MPs criticise Equitable Life plan

By staff

MPs have criticised the government’s plan for Equitable Life victims as “morally unacceptable”.

The public administration select committee said it is “deeply disappointed” with the government’s response to the parliamentary ombudsman’s report on Equitable Life.

According to the committee’s report, Justice Denied?, the government chose to “act as judge on its own behalf” by rejecting some of the ombudsman’s central findings.

The government has admitted some responsibility for the regulatory failings that led to the near collapse of the firm, leaving thousands of savers out of pocket.

However, it has claimed that compensation to all policyholders is not warranted.

“This may be a legally valid position,” the group of MPs said, “but we think that most people would consider it to be a morally unacceptable one.”

The government has appointed a judge to decide how compensation could be distributed to policyholders.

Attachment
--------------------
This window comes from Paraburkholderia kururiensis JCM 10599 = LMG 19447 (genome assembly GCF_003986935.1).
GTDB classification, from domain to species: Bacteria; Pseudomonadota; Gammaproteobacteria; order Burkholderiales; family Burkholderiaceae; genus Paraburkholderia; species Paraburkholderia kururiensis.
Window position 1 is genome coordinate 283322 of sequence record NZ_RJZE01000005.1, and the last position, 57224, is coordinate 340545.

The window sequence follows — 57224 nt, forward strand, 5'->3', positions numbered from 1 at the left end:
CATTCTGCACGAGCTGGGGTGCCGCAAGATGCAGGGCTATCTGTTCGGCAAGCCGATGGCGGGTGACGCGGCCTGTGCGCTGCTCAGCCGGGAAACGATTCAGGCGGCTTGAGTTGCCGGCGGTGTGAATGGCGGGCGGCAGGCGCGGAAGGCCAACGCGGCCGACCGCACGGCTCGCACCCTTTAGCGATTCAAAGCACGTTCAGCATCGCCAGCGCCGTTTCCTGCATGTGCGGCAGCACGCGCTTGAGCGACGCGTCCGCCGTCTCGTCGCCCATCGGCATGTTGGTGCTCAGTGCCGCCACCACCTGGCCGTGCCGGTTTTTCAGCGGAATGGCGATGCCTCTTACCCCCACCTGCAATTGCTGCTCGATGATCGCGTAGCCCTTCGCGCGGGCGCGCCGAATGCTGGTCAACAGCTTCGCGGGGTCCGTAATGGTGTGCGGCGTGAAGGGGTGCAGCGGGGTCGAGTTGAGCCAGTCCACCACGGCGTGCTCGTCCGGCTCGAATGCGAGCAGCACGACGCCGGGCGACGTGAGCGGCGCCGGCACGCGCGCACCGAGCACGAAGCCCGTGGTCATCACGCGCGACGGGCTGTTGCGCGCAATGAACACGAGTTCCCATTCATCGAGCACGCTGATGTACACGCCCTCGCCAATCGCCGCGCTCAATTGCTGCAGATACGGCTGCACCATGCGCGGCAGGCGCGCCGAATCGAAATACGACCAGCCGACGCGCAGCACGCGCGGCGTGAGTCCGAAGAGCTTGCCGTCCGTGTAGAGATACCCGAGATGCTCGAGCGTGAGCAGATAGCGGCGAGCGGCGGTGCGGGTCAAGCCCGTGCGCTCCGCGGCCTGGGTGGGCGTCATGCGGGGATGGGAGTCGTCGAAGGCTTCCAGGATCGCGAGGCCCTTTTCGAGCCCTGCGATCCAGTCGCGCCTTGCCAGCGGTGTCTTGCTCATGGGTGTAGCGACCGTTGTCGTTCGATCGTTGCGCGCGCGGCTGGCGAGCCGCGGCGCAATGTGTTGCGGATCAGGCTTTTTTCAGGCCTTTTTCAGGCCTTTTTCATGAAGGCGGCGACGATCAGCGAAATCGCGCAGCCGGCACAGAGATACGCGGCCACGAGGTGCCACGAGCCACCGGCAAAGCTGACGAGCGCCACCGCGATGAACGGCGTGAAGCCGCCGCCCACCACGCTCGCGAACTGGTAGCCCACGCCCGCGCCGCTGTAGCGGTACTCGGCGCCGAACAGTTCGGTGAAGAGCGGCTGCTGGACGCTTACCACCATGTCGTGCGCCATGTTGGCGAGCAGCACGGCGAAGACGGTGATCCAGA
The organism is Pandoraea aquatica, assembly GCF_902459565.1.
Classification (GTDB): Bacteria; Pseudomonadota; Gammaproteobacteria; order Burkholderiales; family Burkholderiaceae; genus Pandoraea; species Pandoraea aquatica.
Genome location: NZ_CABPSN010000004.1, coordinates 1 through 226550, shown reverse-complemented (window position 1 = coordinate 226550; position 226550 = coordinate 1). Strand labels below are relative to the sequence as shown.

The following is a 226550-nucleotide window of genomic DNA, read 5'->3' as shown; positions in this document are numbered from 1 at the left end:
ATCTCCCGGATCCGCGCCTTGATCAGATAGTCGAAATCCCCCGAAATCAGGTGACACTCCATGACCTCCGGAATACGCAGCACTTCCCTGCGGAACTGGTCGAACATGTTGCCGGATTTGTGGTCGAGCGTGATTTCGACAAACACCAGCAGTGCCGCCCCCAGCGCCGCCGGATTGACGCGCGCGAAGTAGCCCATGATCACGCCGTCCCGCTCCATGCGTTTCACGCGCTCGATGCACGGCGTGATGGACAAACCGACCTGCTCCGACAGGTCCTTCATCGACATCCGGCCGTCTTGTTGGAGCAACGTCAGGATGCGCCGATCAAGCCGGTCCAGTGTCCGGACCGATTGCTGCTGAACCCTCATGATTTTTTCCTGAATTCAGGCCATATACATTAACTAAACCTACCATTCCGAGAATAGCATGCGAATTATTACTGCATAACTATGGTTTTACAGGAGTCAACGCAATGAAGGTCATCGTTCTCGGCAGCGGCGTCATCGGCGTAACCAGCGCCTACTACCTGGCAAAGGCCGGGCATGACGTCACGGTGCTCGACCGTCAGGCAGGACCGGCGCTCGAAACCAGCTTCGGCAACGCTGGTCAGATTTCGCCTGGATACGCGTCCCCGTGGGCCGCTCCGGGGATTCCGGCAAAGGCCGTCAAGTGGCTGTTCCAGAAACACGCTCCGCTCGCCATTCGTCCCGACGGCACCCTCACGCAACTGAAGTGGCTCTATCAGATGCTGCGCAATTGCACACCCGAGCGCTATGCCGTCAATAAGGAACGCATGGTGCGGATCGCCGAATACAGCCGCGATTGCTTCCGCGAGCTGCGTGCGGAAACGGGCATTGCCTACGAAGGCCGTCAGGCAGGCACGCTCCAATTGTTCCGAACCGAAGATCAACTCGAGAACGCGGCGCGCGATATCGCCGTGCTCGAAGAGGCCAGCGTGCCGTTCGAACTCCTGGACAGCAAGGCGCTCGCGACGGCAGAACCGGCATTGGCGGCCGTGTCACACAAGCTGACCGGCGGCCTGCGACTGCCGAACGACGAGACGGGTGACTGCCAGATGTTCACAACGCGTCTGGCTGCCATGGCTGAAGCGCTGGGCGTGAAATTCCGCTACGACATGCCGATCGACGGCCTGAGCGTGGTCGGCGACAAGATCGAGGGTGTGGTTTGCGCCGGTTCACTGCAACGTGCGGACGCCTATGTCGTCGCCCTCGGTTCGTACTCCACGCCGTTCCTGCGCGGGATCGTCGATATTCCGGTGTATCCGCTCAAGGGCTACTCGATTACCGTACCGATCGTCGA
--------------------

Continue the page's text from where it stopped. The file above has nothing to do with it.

Committee chairman Tony Wright said: “I give credit to the government for apologising, for producing a considered response, and for accepting the need for some kind of payments scheme.

“But the government has produced an essentially political response to a quasi-judicial investigative report from the Ombudsman, and as a result has ended up satisfying nobody.”

Equitable Life came close to collapse in 2000, wiping much of the value from the policies of one million savers.

The parliamentary ombudsman, Ann Abraham, investigated the regulators role in the firm’s failure and concluded the government should take some of the responsibility and compensate policyholders who lost out.

However, the government has denied some of the findings and will only be paying out part of the compensation.